The Duterte administration’s efforts to accelerate infrastructure spending to relieve widespread problems afflicting ordinary citizens may be making some headway. Already, the government’s planning body, the National Economic and Development Authority (NEDA) has approved an initial list of 20 major infrastructure projects, many of which are designed to improve roads and other transportation facilities.
However, for the half a million or so commuters who take the Metro Rail Transit 3 (MRT-3) train service every day to get to work and back home, change for the better has yet to come.
Indeed, sometimes, the train service seems to moving from bad to worse such as when the MRT-3 management cut the number of running trains to only 15 from the usual 20 for about a week last month to allow for a thorough inspection of the facilities after the passenger coaches swayed wildly and generated strange sounds, according to a report in the Philippine Daily Inquirer. The speed of the trains was also halved to 20 kilometers per hour from 40 kph.
The infographic on this page illustrates the continuing woes facing MRT-3 riders from January 2016 to July 2017. The number of “fault” incidents that could potentially interrupt train service has remained high since the new government came into power more than a year ago. The numbers recently peaked at 52 incidents in June though it has since fallen to only 35 in July. Almost 60 percent of the incidents are classified as “Category 3,” or when a train is removed without replacement and loops are cancelled.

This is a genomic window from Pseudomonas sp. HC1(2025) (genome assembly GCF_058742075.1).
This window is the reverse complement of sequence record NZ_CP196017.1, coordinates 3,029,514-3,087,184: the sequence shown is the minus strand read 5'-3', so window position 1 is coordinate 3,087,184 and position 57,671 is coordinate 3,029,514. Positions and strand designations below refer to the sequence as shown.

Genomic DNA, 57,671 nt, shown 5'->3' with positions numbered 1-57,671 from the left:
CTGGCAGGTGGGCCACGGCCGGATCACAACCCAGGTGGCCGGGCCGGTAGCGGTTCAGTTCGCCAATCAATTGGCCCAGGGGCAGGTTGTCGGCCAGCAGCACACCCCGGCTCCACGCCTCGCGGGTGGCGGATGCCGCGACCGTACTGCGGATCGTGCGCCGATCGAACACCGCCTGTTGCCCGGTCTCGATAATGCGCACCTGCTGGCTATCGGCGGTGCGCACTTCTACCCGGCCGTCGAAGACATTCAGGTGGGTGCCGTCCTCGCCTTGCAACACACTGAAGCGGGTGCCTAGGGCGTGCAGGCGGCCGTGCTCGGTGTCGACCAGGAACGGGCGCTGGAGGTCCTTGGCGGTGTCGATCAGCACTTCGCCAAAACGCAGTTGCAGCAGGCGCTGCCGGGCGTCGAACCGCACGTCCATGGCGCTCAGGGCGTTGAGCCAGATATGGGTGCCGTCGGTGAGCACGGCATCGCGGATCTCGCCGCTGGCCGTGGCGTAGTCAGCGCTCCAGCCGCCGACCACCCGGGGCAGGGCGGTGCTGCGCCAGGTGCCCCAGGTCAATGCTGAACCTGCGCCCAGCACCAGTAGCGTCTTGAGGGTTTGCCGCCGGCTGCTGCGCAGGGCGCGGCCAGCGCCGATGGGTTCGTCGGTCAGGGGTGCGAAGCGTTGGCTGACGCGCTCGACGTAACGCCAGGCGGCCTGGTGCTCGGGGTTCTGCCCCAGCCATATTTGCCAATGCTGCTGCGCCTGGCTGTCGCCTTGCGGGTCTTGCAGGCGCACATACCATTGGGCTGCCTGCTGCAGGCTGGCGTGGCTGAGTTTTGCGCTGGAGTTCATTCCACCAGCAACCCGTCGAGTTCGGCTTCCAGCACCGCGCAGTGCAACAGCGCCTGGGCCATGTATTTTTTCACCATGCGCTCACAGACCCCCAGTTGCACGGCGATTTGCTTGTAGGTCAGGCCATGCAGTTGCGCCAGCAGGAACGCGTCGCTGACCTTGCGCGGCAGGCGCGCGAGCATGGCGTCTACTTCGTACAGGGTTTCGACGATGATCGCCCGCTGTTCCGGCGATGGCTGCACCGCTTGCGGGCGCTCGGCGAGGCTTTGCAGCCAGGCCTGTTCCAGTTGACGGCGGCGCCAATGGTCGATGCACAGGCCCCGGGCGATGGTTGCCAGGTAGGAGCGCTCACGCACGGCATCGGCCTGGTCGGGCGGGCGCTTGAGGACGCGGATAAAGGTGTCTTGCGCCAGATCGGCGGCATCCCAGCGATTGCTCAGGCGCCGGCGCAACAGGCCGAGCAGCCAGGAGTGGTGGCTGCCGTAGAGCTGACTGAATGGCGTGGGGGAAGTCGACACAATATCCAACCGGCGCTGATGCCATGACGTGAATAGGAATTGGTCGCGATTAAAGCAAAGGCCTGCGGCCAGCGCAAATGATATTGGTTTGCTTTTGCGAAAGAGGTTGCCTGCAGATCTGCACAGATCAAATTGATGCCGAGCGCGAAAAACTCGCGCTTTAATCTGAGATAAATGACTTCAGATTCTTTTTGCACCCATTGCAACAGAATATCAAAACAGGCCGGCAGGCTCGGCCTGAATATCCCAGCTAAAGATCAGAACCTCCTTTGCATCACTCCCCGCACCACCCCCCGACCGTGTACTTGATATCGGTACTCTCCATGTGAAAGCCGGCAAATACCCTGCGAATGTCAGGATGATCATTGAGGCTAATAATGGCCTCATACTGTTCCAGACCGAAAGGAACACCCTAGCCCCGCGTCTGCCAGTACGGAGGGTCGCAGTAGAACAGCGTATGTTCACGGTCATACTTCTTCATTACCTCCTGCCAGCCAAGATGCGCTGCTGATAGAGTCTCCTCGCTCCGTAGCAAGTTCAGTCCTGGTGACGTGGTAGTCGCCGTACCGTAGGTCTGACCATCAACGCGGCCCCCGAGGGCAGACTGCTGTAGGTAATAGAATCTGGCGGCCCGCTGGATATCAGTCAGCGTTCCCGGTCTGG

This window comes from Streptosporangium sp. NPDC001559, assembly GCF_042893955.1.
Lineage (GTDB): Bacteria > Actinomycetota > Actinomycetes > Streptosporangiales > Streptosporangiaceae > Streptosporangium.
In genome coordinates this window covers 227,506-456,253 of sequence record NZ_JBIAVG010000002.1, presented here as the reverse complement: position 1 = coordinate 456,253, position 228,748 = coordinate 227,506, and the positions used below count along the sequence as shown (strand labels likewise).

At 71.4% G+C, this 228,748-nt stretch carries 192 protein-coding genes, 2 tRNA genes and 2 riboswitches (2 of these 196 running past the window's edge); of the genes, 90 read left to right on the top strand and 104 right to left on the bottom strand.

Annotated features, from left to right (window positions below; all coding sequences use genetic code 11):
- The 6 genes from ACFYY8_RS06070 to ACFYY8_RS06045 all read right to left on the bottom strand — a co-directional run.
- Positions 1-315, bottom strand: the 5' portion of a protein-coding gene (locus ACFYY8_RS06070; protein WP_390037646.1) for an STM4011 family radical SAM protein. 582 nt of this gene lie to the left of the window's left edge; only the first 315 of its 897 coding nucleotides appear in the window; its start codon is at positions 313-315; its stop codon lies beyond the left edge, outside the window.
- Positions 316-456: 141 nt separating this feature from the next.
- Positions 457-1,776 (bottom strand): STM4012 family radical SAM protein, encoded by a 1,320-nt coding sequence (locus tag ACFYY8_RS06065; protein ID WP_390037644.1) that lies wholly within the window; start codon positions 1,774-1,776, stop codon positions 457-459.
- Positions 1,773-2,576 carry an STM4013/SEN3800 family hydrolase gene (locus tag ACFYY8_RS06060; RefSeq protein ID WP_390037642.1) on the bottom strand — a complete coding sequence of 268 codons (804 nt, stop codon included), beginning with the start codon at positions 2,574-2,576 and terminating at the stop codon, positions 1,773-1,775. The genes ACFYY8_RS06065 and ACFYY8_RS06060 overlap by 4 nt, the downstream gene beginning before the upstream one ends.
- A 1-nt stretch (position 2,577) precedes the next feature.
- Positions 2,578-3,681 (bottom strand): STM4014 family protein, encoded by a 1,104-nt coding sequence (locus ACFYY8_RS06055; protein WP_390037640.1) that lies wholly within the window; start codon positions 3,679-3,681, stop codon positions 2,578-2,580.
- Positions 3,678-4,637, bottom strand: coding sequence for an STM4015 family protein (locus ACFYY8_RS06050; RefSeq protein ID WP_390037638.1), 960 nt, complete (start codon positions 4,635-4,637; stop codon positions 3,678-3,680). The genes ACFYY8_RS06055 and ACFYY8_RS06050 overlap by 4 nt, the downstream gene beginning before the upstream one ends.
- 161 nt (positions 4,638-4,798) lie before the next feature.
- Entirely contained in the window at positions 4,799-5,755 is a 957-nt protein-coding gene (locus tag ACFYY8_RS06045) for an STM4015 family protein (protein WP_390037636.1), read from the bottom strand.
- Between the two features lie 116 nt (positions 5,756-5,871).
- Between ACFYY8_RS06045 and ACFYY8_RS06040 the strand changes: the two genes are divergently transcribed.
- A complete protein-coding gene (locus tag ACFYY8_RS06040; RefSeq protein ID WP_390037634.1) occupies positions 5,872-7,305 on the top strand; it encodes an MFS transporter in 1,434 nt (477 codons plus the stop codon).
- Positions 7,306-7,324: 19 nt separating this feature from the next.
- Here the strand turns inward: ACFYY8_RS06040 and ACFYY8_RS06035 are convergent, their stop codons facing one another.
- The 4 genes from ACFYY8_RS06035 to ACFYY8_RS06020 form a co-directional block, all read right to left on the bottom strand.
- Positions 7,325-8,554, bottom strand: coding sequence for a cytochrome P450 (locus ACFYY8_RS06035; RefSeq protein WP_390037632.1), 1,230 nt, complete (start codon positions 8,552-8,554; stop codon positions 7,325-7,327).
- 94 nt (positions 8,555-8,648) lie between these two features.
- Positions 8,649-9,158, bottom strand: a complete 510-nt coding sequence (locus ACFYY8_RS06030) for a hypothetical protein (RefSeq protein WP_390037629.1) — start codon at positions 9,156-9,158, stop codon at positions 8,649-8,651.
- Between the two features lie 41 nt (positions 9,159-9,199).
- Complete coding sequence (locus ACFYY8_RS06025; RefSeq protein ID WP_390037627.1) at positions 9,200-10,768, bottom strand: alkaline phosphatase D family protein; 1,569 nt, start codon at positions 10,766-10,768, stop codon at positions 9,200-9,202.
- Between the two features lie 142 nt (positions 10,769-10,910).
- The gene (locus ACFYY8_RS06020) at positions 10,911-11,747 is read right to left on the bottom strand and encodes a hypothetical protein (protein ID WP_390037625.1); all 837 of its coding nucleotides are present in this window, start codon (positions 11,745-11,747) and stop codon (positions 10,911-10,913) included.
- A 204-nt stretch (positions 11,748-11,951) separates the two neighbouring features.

Running 16.8 kilometers along EDSA from North Avenue in Quezon City to Taft Avenue in Manila, MRT-3 is the biggest of the three urban train systems in Metro Manila by volume of passengers. It is also perhaps one of the most challenging infrastructure woes that the Duterte administration inherited from its predecessor.
Pauline Macaraeg is Entrepreneur PH's data journalist. Follow her on Twitter @paulinemacaraeg